If photography needs to make sense you are probably not doing it right.
But with the addition of a recently acquired A Mount to E Mount AF adapter two more lenses pulled at me.
- Minolta Maxxum 28-135mm f/4-f/4.5: The so-called “secret handshake lens”. Read that some once believed that this was a lens that was sold by Minolta at cost to customers to show their appreciation. Sounds nice. Makes no sense. What drew me in was the wide, usable zoom range, near constant fairly bright aperture, and very reasonable price. My copy has marks on the front glass element that I do not expect to impact image quality in any noticeable way. At the price I paid this is no issue. So no compromise large zoom range then? Nope. There are a couple. More on that below.
- Tamron 28-75mm f/2.8 (non-IS): Will just say it. I love this lens by Tamron. First gave one a try early on in my interchangeable lens journey and it afforded me a photography experience that far outpaced its modest price and my budget. Bottom line once I realized this existed in an A Mount it was inevitable that I would buy it no matter how much inner logic attempted to argue otherwise.
- First on the first APS-C camera I owned, the Nikon D3300:
- Second time was my first go around with Pentax and the wonderful APS-C K-3ii:
- Third time was my second go around with Pentax and the also wonderful K-1:
- Now on the Sony A7Rii with the added bonus of using it on the Maxxum twins:
One would think that the newer Zeiss offering would be better and you would be right. But at about $99 for the secret handshake and little more than $200 for the Tamron the two A Mounts offer phenomenal value. I will not quibble about IQ. Suffice it to say that the Zeiss is better, sure. But could I get as good a result using these lenses as I did at a recent photo shoot where I could not tell the difference? Could likely tell the difference, but either would do as a backup lens if need be. The Zeiss was a beast admittedly. Could I produce results close enough with these two lenses that most customers would not see a difference? Would these be close enough when producing social media sized files? Definite yes and yes.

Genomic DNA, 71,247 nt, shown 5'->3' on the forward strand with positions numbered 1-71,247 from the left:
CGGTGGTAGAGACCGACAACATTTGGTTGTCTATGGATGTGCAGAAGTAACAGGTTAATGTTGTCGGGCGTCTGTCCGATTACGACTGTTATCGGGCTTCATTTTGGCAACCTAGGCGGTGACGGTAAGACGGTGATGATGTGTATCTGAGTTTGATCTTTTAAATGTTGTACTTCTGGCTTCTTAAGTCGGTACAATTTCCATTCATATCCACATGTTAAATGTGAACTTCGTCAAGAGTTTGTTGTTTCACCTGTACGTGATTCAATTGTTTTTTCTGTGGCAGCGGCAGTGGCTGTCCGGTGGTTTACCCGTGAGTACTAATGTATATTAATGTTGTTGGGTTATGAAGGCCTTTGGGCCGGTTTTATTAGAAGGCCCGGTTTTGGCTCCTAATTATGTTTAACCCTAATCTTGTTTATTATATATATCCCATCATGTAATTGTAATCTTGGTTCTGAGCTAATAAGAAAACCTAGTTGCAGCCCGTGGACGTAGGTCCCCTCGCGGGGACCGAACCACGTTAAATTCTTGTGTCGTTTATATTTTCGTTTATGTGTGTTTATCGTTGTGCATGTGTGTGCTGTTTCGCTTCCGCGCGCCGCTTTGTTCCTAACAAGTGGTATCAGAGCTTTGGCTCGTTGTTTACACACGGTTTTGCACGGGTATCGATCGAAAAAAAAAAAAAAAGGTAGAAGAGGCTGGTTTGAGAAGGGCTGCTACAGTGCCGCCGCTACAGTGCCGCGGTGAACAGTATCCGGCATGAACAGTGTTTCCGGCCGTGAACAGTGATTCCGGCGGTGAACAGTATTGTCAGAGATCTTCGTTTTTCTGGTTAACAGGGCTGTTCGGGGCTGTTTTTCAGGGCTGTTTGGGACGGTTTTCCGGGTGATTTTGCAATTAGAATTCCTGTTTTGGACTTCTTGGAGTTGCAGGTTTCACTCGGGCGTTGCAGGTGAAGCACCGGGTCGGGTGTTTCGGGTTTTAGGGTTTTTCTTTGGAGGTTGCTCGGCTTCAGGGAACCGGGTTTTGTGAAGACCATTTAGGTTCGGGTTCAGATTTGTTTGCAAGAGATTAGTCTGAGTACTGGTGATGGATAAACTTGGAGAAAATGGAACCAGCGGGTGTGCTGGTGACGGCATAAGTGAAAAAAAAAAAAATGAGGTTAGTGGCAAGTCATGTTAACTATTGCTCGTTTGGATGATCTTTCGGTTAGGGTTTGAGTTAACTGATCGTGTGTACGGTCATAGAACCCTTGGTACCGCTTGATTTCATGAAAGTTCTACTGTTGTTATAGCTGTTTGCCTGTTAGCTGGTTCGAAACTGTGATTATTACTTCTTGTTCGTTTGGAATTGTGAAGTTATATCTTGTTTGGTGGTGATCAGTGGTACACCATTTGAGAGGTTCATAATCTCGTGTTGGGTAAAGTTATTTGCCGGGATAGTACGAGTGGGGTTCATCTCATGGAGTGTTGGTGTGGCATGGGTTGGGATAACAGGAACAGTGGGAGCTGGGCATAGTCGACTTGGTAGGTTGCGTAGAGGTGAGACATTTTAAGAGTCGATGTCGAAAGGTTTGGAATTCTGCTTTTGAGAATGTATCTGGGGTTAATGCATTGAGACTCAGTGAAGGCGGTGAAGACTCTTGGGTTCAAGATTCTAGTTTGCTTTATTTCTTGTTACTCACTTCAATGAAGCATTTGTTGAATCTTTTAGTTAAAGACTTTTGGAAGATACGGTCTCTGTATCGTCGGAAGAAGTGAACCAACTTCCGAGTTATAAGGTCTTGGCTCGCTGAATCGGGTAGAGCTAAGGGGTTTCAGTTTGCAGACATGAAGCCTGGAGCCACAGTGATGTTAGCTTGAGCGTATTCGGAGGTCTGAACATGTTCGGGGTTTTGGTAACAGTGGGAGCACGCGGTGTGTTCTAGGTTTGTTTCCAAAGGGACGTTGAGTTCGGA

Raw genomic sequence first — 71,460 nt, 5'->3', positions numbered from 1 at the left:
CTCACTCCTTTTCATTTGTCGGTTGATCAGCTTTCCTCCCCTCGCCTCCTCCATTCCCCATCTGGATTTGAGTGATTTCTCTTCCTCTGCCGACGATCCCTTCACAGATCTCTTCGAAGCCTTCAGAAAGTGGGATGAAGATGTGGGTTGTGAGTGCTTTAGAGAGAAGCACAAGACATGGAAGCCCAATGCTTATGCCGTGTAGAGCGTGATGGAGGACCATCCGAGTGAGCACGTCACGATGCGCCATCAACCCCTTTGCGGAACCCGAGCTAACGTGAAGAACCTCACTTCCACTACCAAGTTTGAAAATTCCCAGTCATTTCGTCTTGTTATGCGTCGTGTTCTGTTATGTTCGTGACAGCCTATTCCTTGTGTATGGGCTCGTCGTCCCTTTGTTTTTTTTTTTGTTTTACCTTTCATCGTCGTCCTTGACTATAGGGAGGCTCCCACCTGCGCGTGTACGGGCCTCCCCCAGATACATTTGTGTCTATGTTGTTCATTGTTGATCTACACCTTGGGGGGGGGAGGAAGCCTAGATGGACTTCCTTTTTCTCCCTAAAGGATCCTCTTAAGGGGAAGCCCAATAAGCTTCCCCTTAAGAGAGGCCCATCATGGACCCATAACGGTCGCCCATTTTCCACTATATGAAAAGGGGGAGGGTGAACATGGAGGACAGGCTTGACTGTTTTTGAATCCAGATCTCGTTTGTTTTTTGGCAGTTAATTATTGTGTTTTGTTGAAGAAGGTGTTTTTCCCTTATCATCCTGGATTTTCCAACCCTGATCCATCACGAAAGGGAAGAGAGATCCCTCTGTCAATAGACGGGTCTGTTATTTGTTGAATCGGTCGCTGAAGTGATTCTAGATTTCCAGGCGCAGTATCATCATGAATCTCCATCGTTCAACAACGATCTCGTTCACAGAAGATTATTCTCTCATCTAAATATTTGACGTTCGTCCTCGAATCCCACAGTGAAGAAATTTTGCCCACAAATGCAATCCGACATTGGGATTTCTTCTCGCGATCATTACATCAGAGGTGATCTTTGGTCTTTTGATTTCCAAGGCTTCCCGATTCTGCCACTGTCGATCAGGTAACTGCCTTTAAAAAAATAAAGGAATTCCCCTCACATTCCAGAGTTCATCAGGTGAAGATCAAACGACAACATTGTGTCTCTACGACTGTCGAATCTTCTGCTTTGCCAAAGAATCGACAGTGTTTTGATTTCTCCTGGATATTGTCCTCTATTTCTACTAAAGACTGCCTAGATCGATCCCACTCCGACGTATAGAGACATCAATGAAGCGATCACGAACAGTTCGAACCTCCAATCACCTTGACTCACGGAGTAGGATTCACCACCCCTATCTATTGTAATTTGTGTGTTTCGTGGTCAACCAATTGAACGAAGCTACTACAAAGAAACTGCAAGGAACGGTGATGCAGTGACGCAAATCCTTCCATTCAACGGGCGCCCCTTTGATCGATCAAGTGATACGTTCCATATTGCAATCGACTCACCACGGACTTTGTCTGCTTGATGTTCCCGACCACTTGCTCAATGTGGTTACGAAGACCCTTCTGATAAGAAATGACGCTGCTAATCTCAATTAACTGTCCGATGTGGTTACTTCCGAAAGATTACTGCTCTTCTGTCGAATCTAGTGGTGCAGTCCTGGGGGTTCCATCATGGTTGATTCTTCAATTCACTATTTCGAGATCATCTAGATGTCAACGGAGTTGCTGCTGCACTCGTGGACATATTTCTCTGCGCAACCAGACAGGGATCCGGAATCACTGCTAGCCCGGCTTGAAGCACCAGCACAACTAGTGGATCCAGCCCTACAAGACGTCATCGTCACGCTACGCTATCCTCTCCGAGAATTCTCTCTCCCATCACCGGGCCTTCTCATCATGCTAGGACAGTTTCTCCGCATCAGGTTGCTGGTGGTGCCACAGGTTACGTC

Ultimate IQ: So I will put pixel peeping aside. The Zeiss would win, but that misses the point. Starting out or on a budget these will do quite nicely.
Field of view: Using wildly unscientific shots of a ceiling fan.
For reference here is the wide end starting with the Zeiss, then Tamron, then Handshake:
For reference here is mid tele end starting with the Zeiss, then Tamron, then Handshake:
The Zeiss and Tamron lenses trade focal distance advantages with their slightly different coverage, but the Handshake’s party piece is that extra bit of 135mm oomph.:
So while the Zeiss and Tamron offer an acceptable portrait focal length at their wide ends the Handshake actually comes within spitting distance of the excellent Maxxum 135mm f/2.8 portrait machine. It is mighty close to the aperture spec at f/4, is reasonably sharp, and costs much less.
It only costs $99 and says macro on the side too? So game over. Handshake for the win right? Not so fast. There is no free lunch. With that impressive focal range and near constant aperture spec come some compromises. Not showstoppers, but definitely need to be considered. More detail in the pluses and minuses below.
For the noticeable vignetting with the older 2 lenses I did not take the time to see if it was the superiority of the Zeiss lens optics, lens profile correction in Lightroom, or some combination of the two that rendered little if any light fall of at the corners. Honestly with that blue Zeiss badge and at this price I would expect no less. Handshake certainly predates PCs and, while I did not find a definitive date online, I am fairly certain the Tamron predates the iPhone so I will cut both some slack. Both could likely benefit from being hit with the Lightroom stick a bit. Used Lightroom’s auto adjust algorithm across the board for as even a playing field as I could muster.